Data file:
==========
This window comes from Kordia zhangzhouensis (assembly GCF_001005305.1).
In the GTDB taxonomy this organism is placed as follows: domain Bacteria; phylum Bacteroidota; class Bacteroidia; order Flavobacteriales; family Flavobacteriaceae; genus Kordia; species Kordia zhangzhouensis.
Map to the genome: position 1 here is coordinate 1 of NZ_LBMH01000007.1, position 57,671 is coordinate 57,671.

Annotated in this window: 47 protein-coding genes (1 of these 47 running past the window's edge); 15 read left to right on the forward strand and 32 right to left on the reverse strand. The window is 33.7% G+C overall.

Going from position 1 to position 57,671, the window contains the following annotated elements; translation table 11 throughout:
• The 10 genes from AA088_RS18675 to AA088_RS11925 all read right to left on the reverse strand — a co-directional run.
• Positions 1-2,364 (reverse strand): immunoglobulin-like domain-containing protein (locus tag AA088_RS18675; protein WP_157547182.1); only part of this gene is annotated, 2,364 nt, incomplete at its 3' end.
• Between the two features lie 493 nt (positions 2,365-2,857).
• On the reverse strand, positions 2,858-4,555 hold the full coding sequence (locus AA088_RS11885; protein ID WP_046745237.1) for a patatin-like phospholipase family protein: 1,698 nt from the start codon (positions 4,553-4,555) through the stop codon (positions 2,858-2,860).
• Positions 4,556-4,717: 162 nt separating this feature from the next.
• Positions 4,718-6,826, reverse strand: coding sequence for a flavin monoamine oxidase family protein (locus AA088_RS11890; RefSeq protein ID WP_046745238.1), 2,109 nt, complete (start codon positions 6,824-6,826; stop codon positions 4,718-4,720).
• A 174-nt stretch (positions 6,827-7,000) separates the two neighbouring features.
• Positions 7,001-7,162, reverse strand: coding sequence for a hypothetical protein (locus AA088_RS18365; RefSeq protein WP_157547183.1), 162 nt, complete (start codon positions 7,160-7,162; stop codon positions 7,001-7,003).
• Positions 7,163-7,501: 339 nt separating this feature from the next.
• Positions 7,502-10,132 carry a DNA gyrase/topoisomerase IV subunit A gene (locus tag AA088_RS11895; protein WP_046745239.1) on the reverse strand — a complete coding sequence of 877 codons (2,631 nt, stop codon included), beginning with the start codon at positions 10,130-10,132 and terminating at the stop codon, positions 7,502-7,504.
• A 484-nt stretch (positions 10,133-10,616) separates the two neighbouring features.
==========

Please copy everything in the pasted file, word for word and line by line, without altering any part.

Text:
This window comes from Kordia zhangzhouensis (assembly GCF_001005305.1).
In the GTDB taxonomy this organism is placed as follows: domain Bacteria; phylum Bacteroidota; class Bacteroidia; order Flavobacteriales; family Flavobacteriaceae; genus Kordia; species Kordia zhangzhouensis.
Map to the genome: position 1 here is coordinate 1 of NZ_LBMH01000007.1, position 57,671 is coordinate 57,671.

Annotated in this window: 47 protein-coding genes (1 of these 47 running past the window's edge); 15 read left to right on the forward strand and 32 right to left on the reverse strand. The window is 33.7% G+C overall.

Going from position 1 to position 57,671, the window contains the following annotated elements; translation table 11 throughout:
• The 10 genes from AA088_RS18675 to AA088_RS11925 all read right to left on the reverse strand — a co-directional run.
• Positions 1-2,364 (reverse strand): immunoglobulin-like domain-containing protein (locus tag AA088_RS18675; protein WP_157547182.1); only part of this gene is annotated, 2,364 nt, incomplete at its 3' end.
• Between the two features lie 493 nt (positions 2,365-2,857).
• On the reverse strand, positions 2,858-4,555 hold the full coding sequence (locus AA088_RS11885; protein ID WP_046745237.1) for a patatin-like phospholipase family protein: 1,698 nt from the start codon (positions 4,553-4,555) through the stop codon (positions 2,858-2,860).
• Positions 4,556-4,717: 162 nt separating this feature from the next.
• Positions 4,718-6,826, reverse strand: coding sequence for a flavin monoamine oxidase family protein (locus AA088_RS11890; RefSeq protein ID WP_046745238.1), 2,109 nt, complete (start codon positions 6,824-6,826; stop codon positions 4,718-4,720).
• A 174-nt stretch (positions 6,827-7,000) separates the two neighbouring features.
• Positions 7,001-7,162, reverse strand: coding sequence for a hypothetical protein (locus AA088_RS18365; RefSeq protein WP_157547183.1), 162 nt, complete (start codon positions 7,160-7,162; stop codon positions 7,001-7,003).
• Positions 7,163-7,501: 339 nt separating this feature from the next.
• Positions 7,502-10,132 carry a DNA gyrase/topoisomerase IV subunit A gene (locus tag AA088_RS11895; protein WP_046745239.1) on the reverse strand — a complete coding sequence of 877 codons (2,631 nt, stop codon included), beginning with the start codon at positions 10,130-10,132 and terminating at the stop codon, positions 7,502-7,504.
• A 484-nt stretch (positions 10,133-10,616) separates the two neighbouring features.